Outerwear coats and the memories of childhood
What might look like some outwear coats or hats might be much more
If you live in a four season climate, there's a ritual you're probably very familiar with. It happens every spring and autumn and every year seems to be more of a challenge than the year before. It's called the seasonal changing of the clothing.
When I lived in a cold climate, every spring I swore that this year would be different. I would be organized. I would sort through the clothes before packing them away, and make good decisions about what would fit the kids next year. This would be the year I would carefully decide which outwear coats sweaters and sweatshirts were worth keeping for another year. Autumn was never quite as difficult -- after a full summer of playing hard, gardening, hiking and swimming there were few clothes worth keeping. A couple of boxes into the top of the closet and we were done.
But spring was different. Each and every spring, we would start packing things away too soon, probably hoping that our optimism would bring a quick end to winter. And inevitably, we would end up digging through the boxes and closets, looking for a jacket or sweater for that early spring snowstorm. Clothes would end up back in drawers and closets, making three or four trips into and out of storage boxes before summer finally took control.
And then somewhere around early June, everything that looked remotely winter-like would be unceremoniously shoved into bulging storage bins. Stained sweatshirts, odd gloves and one already outgrown snow boot would join the pretty sweaters, outwear and coats in a mass of complete disorganization. Into the storage room they would go, while I was telling myself that some rainy afternoon I would sort through them all before summer ended.
And then we would play, the boxes long forgotten except when they got in the way of looking for a box of craft supplies or some games we'd stowed in the storage room, too.
Then, almost without warning, one morning we would wake up to a certain chill in the air, and by nightfall, someone was looking for a sweatshirt. Then school would start, and the boxes would be hauled out and dumped as the search for warm clothing started. There would be shouts of delight as a favorite sweater appeared and lots of questions about why we bothered to pack away so many ratty sweatshirts. Gloves would be paired up, with the unfortunate singles consigned to the craft bin for future puppet projects. Trash bags would be filled with cast off clothing not worthy of a trip to the thrift store drop off.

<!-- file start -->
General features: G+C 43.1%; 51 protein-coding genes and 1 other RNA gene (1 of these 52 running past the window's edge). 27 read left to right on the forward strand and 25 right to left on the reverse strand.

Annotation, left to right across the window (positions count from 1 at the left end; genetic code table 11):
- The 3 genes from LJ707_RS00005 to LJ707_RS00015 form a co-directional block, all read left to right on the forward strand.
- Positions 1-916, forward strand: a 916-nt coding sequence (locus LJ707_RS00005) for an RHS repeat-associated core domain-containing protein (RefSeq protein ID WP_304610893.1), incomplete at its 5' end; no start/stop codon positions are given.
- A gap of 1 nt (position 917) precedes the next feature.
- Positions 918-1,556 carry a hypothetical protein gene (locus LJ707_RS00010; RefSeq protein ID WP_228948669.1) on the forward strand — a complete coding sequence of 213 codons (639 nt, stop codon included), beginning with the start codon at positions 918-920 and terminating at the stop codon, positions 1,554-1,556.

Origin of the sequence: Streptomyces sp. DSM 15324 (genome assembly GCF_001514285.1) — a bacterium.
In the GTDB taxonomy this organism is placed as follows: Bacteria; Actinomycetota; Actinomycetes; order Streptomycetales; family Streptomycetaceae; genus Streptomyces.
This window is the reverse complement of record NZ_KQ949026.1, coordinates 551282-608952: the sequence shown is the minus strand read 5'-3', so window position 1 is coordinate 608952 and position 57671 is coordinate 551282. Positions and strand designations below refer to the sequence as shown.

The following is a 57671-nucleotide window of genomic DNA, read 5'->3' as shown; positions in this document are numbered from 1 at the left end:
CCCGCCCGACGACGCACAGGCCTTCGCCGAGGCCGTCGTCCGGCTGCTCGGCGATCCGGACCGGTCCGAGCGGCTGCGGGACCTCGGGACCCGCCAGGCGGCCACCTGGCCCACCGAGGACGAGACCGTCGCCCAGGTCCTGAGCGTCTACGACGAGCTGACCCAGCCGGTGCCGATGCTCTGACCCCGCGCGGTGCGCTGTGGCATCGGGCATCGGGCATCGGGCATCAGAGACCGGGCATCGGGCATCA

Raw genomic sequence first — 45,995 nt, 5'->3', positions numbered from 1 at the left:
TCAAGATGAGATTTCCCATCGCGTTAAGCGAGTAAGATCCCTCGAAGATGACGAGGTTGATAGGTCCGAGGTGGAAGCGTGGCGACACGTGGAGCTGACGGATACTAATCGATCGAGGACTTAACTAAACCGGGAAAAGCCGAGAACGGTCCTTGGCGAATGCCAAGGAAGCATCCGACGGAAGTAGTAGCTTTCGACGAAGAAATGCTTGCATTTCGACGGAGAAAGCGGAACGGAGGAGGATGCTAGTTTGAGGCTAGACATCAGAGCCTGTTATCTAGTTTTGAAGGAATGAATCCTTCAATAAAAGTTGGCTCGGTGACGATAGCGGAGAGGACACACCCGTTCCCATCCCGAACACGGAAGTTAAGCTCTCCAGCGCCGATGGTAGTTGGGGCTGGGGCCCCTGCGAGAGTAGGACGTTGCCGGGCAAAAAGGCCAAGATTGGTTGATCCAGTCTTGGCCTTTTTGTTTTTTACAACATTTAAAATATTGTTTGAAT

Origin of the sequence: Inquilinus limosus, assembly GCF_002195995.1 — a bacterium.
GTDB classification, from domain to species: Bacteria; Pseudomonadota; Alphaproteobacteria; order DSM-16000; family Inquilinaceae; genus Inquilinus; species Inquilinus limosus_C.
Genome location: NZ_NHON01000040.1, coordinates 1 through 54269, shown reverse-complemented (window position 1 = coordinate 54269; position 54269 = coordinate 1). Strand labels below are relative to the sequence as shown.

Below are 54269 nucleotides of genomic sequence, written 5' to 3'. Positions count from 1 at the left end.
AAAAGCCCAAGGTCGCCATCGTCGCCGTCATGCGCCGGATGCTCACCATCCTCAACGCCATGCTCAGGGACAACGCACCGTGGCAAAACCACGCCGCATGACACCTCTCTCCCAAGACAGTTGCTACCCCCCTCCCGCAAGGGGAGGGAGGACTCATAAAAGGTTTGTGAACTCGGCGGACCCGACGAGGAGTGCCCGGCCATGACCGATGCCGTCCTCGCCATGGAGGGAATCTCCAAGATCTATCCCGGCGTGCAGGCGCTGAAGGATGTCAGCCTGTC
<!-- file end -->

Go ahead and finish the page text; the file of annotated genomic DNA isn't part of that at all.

When it came to the kids, almost every item had to be tried on. Again, I resolved to do better the next spring.
But on one autumn day, just a couple of years before we moved away from winter for good, something different happened. As I watched the kids trying on last year's winter clothes, I started to wonder why last winter's nearly outgrown coat had been packed away for this season. Surely I knew the child who owned it would have sprouted up at least another two sizes over the summer. And then I remembered how cute she had looked in that coat last February when she came racing down the snowy hill on a sled, arms thrown up in joy, and I knew why I hadn't given it away.
After everyone had disappeared into their rooms carrying their share of the winter gear, outerwear coats and gloves, I looked through the pile remaining. Boots without mates mixed with outgrown snowsuits and tattered sweaters. Each item reminded me of some precious moment last year. I sifted through the memories and the clothes, putting some things into give-away boxes, others into craft bins, some into the trash. But a few special things, now far too small for the children who played in them last winter, went into memory boxes.
Would they remember that winter in some distant year when they looked through their boxes? I hoped so. These were more than just piles of discarded outerwear coats gloves sweaters hats'they were bits of childhood.
When the floor was finally cleared and the boxes of give-aways hauled to the van for a trip into town, I thought about next spring and getting organized. Then I remembered the memory boxes and the little coat last worn on a snowy day in the park. I looked out the window and watched the leaves falling and knew that winter and more snowy memories were close at hand.
Maybe my system for carrying out the annual spring ritual wasn't so bad after all.